Date: 06/2017 Publisher: Journal of Geophysical Research: Space Physics DOI: 10.1002/2016JA023846 Available at: http://onlinelibrary.wiley.com/doi/10.1002/2016JA023846/full
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Authors: Li Zhao, Hudson Mary, Paral Jan, Wiltberger Michael, and Turner Drew
Title: Global ULF wave analysis of radial diffusion coefficients using a global MHD model for the 17 March 2015 storm
Abstract: The 17–18 March 2015 storm is the largest geomagnetic storm in the Van Allen Probes era to date. The Lyon-Fedder-Mobarry global MHD model has been run for this event using ARTEMIS data as solar wind input. The ULF wave power spectral density of the azimuthal electric field and compressional magnetic field is analyzed in the 0.5–8.3 mHz range. The lowest three azimuthal modes account for 70% of the total power during quiet times. However, during high activity, they are not exclusively dominant. The calculation of the radial diffusion coefficient is presented. We conclude that the electric field radial diffusion coefficient is dominant over the magnetic field coefficient by one to two orders of magnitude. This result contrasts with the dominant magnetic field diffusion coefficient used i. . .
Date: 07/2016 Publisher: Journal of Geophysical Research: Space Physics DOI: 10.1002/2016JA022508 Available at: http://doi.wiley.com/10.1002/2016JA022508
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MeV electron acceleration
Authors: Hudson Mary, Jaynes Allison, Kress Brian, Li Zhao, Patel Maulik, et al.
Title: Simulated prompt acceleration of multi-MeV electrons by the 17 March 2015 interplanetary shock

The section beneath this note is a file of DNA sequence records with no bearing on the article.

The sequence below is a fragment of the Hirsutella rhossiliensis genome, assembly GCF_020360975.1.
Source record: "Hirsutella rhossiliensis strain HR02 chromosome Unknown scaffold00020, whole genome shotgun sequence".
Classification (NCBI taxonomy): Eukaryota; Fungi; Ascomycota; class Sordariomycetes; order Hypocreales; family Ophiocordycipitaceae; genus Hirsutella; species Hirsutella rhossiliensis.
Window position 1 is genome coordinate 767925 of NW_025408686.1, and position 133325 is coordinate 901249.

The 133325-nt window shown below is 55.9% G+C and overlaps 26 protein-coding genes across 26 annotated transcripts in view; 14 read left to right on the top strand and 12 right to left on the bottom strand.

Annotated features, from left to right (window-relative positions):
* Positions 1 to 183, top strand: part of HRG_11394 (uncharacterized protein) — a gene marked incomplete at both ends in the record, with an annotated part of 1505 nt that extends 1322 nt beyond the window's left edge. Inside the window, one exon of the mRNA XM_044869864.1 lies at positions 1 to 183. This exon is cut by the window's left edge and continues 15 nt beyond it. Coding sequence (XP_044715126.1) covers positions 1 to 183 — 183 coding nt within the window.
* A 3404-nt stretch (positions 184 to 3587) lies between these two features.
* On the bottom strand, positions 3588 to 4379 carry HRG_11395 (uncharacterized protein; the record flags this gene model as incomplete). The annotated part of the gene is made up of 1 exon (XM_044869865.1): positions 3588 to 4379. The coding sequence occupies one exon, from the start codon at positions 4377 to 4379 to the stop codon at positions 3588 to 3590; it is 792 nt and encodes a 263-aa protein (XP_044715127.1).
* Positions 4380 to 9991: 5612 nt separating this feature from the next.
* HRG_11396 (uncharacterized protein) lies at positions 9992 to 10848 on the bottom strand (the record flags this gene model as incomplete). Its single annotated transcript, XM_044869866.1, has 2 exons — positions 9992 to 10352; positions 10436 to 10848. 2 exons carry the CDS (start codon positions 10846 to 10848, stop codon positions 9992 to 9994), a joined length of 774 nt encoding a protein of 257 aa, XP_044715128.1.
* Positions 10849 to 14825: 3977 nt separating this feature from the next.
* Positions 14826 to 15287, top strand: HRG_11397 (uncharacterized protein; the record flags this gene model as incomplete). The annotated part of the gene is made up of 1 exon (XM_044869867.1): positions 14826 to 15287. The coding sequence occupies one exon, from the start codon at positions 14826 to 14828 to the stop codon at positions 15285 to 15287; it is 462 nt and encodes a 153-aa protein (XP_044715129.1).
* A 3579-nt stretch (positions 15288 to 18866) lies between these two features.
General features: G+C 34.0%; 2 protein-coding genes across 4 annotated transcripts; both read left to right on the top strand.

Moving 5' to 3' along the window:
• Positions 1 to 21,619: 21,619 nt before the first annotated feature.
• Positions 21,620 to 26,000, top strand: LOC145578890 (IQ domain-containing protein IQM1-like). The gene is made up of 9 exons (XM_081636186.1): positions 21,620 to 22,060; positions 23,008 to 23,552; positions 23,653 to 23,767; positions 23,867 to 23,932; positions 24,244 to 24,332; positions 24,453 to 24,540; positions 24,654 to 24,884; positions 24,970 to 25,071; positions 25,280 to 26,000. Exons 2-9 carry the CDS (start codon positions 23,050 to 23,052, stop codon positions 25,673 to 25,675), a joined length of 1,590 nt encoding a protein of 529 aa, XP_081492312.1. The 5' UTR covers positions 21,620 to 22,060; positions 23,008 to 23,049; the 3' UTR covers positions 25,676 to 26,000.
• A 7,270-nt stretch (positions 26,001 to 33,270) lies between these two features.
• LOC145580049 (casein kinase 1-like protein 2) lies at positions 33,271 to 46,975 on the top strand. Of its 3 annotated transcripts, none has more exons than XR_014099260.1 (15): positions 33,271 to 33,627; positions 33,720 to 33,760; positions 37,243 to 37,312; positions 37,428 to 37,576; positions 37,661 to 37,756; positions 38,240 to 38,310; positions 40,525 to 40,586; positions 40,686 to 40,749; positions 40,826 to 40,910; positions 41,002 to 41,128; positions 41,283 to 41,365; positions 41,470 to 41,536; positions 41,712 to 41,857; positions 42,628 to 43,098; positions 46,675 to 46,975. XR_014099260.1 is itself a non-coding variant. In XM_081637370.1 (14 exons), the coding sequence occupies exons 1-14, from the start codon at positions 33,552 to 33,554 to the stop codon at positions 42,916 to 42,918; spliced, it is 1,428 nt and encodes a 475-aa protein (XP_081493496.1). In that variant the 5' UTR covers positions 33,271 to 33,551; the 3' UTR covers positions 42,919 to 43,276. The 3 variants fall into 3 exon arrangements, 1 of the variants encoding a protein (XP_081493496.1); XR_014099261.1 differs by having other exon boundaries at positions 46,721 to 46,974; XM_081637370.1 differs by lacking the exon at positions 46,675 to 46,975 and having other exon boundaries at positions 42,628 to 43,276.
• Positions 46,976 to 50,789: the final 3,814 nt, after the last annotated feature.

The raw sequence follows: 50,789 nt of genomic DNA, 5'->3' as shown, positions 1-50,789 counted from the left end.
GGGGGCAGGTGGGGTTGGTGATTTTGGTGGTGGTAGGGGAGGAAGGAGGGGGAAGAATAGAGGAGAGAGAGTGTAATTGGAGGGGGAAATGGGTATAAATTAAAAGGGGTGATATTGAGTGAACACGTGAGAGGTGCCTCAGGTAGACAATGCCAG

Abstract: Prompt enhancement of relativistic electron flux at L = 3−5 has been reported from Van Allen Probes Relativistic Electron Proton Telescope (REPT) measurements associated with the 17 March 2015 interplanetary shock compression of the dayside magnetosphere. Acceleration by ∼ 1 MeV is inferred on less than a drift time scale as seen in prior shock compression events, which launch a magetosonic azimuthal electric field impulse tailward. This impulse propagates from the dayside around the flanks accelerating electrons in drift resonance at the dusk flank. Such longitudinally localized acceleration events produce a drift echo signature which was seen at >1 MeV energy on both Van Allen Probe spacecraft, with sustained observations by Probe B outbound at L = 5 at 2100 MLT at the time of impuls. . .
Date: 09/2017 Publisher: Journal of Geophysical Research: Space Physics DOI: 10.1002/2017JA024445 Available at: http://onlinelibrary.wiley.com/doi/10.1002/2017JA024445/full
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radial diffusion
Authors: Li Zhao, Hudson Mary, Paral Jan, Wiltberger Michael, and Turner Drew
Title: Global ULF wave analysis of radial diffusion coefficients using a global MHD model for the 17 March 2015 storm